Think back to 1989 and what was considered to be the cutting edge of cool then: Flavor Flav (of Public Enemy), James Spader (of sex, lies, and videotape), acid-washed jeans and a skinny, short young girl called Kate Moss. Nearly two decades later, the first three are parodies of themselves, and Moss remains hip, really hip, a first responder in the advance guard of style. You try that. Go back and look at some photos of yourself in '89. See?
Hip is hard. It's nearly always new and young and fringy. Moss is 33 and ubiquitous. Her kind of prolonged cool takes not just hard work and great bones but also an infallible chic-tracking system.
In essence, her job is not that hip. She sells stuffor, rather, she makes consumers want to buy it. But unlike most other people who move merch, she doesn't do it by being particularly likable, or knowable, or warm or voluble. She does it simply by being in close proximity to a product while fixing her wide-set eyes on a camera.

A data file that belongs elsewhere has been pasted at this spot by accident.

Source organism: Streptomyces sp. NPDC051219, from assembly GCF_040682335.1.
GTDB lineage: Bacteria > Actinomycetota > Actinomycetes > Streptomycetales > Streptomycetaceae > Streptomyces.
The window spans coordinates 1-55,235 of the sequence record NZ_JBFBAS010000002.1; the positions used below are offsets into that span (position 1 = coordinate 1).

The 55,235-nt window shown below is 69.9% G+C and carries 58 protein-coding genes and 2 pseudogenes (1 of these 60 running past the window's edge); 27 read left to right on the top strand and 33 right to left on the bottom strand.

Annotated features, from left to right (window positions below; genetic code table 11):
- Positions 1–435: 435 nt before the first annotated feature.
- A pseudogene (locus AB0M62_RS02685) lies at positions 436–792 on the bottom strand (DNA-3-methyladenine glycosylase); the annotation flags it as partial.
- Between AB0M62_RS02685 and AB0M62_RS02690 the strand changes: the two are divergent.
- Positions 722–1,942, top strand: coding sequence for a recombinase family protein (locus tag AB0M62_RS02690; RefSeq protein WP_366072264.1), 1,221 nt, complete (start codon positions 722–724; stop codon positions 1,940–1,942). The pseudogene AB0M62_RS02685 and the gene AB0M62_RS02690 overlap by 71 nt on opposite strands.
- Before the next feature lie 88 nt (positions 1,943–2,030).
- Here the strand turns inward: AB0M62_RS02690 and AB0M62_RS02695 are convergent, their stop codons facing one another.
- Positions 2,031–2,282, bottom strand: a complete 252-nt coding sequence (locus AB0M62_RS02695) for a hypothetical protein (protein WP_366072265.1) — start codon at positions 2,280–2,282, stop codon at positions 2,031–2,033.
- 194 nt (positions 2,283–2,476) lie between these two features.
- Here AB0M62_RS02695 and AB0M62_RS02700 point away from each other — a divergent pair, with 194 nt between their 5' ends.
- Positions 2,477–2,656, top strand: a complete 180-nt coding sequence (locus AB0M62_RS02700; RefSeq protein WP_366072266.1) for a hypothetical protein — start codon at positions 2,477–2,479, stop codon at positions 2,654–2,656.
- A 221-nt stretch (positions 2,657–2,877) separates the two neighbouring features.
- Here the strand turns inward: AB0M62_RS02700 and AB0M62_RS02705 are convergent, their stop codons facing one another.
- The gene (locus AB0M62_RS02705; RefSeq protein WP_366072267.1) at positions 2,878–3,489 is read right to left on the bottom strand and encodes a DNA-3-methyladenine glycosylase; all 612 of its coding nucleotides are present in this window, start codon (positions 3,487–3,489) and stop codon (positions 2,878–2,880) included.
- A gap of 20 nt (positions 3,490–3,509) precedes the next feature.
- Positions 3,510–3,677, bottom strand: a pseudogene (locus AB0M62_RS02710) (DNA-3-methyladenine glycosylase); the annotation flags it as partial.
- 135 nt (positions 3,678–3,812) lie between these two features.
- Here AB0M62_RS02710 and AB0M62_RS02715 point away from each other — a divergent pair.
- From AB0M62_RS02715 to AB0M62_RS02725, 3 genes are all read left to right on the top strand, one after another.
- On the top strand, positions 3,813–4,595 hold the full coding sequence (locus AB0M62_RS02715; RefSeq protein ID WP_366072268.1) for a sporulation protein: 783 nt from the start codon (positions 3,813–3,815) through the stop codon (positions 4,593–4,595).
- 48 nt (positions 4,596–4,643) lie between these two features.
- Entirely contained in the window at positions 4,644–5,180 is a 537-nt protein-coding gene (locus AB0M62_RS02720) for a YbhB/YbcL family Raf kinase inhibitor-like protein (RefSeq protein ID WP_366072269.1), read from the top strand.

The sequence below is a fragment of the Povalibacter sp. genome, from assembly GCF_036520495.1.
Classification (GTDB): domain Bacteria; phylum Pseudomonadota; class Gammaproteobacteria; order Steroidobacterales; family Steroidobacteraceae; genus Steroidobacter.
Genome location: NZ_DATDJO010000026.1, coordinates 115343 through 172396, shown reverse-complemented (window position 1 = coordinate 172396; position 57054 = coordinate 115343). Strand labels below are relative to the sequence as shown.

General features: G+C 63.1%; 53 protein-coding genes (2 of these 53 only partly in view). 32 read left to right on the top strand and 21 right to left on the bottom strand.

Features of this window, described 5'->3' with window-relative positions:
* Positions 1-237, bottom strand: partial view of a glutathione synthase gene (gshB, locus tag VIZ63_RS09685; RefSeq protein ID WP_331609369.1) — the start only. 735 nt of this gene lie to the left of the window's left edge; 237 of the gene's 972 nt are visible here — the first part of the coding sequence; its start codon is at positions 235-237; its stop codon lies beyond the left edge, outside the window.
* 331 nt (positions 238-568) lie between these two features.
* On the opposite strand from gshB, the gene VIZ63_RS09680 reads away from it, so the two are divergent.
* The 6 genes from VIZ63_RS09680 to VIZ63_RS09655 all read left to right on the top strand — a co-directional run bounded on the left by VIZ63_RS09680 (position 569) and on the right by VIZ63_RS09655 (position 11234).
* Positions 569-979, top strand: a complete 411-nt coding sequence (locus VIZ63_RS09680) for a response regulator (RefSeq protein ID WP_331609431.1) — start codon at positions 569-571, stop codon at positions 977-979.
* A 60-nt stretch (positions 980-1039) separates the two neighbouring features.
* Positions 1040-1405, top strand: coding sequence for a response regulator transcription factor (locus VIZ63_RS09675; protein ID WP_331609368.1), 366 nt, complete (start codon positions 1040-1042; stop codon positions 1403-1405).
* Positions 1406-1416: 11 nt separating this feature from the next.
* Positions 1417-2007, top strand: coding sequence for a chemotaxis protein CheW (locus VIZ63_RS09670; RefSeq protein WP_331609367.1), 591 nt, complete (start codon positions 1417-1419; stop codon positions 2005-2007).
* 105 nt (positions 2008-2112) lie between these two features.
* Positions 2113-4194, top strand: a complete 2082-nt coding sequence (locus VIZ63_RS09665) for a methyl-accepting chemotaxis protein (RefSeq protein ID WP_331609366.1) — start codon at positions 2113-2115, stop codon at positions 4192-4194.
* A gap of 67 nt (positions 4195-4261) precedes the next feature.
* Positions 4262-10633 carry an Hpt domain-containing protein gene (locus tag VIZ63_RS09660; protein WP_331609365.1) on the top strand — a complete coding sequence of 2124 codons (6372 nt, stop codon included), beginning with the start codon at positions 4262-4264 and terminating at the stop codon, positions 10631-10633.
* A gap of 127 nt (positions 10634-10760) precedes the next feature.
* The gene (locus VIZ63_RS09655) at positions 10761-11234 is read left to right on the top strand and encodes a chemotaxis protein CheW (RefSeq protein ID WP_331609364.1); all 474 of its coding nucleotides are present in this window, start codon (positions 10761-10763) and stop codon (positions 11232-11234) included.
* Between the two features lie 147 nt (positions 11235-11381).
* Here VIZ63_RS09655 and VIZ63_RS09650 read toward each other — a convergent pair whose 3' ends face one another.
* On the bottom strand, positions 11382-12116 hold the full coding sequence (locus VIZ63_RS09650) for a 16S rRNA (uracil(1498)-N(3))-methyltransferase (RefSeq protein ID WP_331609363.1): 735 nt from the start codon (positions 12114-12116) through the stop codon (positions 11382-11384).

Image is everything in this equation, so after Moss was caught on camera in 2005 in the very close proximity of cocaine, many people wrote off her career. But since then she has become more magnetic, with contracts for Burberry, Longchamp, Versace, Virgin Mobile and Nikon cameras. When her collection for Topshop, the British fast-fashion emporium, debuted in London last month, it caused a frenzy. Beauty is not really truth. But in Moss's case, it's very, very persuasive.
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